When a grantor gives powers to an attorney to manage the grantor’s property, it allows the attorney to assist the grantor in managing property, and in fact to take over management of property altogether if the grantor does not monitor the situation. Often the very goal of the grantor is to allow someone else to completely take over management of one’s property due to age, potential incapacity or other reasons, so the grantor has no intention to monitor.
This is often a reasonable choice, and the law holds attorneys to a high standard to protect grantors. However, the potential for abuse is immense. Abuse can be willful or simply negligent, but in either case the damage can be devastating and irreversible. In many cases attorneys who stray from their duties are never made to account, although they have that obligation. Often they live with the grantor and have little or no oversight. The legal fees in securing justice are generally high, and the chances of recovering on a judgment can be low. In the result, legal proceedings might be impractical, however blatant abuse may be in a given case.
The best defence against this problem is awareness, so these varied results from a quick internet search are somewhat encouraging: a Florida law firm website; an excellent Vancouver Sun article; a synopsis of a TV news story; the New York Attorney General’s website; a news report of a Philadelphia trial; and a news release from Prince Edward Island’s provincial government commenting on the problem for World Elder Abuse Day.
This is the tip of a very large iceberg: by all indications lawyers, financial institutions, governments and of course the public will be wrestling with a growing problem for years to come.
Thanks for reading.
MacLeans magazine’s Mark Steyn is providing an acerbic day-by-day report on the trial of newspaper magnate Conrad Black in Chicago. The trial continues a pattern by the US government to lay criminal charges in cases of alleged corporate malfeasance more vigorously following the Enron scandal.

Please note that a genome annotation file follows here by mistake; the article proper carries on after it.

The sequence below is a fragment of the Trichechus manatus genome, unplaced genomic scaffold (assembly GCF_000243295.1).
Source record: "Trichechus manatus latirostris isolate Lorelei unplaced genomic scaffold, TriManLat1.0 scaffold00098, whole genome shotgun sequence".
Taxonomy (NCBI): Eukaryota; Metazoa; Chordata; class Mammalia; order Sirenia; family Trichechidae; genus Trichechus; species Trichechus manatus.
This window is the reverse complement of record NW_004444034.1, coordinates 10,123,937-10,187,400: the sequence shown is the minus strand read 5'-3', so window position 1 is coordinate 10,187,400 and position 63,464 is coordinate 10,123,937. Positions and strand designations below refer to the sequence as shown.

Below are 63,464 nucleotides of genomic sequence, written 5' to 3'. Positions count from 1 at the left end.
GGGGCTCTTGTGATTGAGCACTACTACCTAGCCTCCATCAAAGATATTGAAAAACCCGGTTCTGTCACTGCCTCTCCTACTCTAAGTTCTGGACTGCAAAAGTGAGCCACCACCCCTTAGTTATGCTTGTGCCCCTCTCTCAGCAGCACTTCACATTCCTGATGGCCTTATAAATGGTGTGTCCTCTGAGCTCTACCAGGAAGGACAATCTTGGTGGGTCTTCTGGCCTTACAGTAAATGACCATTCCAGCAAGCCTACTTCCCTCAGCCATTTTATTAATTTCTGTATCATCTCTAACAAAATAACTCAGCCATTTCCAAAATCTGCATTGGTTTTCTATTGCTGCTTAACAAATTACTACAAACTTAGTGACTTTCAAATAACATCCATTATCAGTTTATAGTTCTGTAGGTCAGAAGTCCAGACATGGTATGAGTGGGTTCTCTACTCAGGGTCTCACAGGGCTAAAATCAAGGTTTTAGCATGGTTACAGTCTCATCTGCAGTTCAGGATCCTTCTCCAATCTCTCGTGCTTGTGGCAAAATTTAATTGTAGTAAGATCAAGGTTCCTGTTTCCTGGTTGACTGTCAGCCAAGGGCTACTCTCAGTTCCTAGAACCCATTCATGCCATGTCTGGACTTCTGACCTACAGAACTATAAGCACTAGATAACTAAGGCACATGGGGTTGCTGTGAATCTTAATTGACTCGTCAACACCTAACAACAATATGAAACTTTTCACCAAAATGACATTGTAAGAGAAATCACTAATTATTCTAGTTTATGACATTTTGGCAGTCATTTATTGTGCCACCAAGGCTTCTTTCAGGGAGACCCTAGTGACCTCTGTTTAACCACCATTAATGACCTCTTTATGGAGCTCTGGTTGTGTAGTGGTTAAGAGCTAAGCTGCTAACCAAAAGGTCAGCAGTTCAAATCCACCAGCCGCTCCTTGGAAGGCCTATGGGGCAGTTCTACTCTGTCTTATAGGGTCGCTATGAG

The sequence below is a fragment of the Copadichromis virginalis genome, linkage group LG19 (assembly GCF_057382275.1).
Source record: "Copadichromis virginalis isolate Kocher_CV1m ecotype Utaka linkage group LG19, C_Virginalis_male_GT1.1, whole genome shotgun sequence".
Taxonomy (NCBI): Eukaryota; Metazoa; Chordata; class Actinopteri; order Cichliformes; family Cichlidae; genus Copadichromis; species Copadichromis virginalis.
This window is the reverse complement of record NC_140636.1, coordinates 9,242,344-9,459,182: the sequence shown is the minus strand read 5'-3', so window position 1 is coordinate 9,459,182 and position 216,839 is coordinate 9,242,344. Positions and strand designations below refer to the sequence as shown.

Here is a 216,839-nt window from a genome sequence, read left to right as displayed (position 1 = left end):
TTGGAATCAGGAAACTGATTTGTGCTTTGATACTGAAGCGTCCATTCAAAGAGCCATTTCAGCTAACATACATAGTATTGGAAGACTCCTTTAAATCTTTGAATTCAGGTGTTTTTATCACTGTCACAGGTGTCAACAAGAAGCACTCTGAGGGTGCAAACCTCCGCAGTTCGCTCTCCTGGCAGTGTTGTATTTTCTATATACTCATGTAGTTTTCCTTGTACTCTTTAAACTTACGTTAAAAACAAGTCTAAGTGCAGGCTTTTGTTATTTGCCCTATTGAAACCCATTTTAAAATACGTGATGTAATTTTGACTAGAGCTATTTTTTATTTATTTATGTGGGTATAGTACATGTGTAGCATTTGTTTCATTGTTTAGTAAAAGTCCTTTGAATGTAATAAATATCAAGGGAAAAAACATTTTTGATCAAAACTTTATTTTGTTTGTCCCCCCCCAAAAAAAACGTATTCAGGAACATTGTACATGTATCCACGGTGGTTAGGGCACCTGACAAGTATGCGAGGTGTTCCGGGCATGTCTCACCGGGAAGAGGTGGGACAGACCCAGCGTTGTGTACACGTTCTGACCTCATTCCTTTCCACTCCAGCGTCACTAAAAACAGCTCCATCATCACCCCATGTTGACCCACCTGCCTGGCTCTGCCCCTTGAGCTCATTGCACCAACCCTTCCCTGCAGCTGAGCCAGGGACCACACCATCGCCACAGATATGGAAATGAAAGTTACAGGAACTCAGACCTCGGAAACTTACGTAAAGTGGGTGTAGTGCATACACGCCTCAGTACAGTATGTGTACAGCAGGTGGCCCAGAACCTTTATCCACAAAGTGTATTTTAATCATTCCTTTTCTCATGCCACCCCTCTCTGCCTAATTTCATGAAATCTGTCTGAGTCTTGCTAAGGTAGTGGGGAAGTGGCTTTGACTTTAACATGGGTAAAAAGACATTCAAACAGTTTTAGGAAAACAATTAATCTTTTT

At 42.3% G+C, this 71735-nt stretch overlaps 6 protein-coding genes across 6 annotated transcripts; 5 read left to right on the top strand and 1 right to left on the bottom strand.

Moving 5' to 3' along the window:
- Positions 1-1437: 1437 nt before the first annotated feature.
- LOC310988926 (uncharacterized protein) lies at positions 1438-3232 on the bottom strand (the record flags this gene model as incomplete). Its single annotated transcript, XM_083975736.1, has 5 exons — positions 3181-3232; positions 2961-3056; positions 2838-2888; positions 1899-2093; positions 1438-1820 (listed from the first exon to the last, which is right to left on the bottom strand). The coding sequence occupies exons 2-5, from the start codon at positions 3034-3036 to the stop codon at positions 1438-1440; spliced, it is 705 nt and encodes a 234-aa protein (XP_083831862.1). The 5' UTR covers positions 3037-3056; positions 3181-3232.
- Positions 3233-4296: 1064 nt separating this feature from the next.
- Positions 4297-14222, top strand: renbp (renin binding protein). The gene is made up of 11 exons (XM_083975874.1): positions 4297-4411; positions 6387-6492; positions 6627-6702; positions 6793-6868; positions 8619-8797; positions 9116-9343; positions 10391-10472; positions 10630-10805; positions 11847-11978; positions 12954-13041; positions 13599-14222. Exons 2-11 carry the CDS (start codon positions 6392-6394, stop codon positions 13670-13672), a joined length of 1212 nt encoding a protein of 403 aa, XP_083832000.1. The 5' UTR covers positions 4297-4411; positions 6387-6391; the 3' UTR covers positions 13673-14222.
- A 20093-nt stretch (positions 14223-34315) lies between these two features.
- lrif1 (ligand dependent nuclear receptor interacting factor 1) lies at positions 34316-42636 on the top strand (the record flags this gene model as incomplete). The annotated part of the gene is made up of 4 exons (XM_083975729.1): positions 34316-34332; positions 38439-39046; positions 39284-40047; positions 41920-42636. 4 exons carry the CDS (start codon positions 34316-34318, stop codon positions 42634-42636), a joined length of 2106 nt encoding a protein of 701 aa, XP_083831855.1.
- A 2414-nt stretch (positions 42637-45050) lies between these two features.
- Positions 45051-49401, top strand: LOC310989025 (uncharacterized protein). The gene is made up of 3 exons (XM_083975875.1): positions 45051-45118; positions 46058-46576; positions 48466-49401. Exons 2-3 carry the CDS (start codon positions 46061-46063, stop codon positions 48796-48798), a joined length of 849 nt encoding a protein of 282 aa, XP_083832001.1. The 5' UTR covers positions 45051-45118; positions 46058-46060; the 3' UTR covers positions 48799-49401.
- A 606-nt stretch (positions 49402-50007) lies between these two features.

As the historic intergenerational wealth transfer currently underway gathers steam, a well-publicised case could easily drive greater government interest in prosecuting breach of trust accusations just as Enron did in the corporate realm. Virtually all lawyers practising in the area have seen serious misappropriation of property or abuse of the vulnerable by those in a position of trust. Is this criminal? If so, will the police and crown attorneys be willing to treat it as such?
The Canadian Criminal Code certainly indicates so: it includes provisions dealing with Theft by person required to account (section 330); Theft by person holding a power of attorney (section 331); Misappropriation of money held under a direction (section 332); Criminal breach of trust (section 336); Fraud (section 380); and Assaults (sections 264 to 266). These provisions could be invoked given the right circumstances in an Estate, elder abuse or capacity case.
The Police often perceive misappropriation by fiduciaries as a civil matter. On the other hand, they are increasingly aware of elder abuse or abuse of the incapable, and far more willing to intervene.
As high-profile cases involving misappropriation of funds or abuse of incapable persons receive greater media attention, look for the legal consequences to branch out from the civil context to involve criminal charges as well.
Thanks for reading.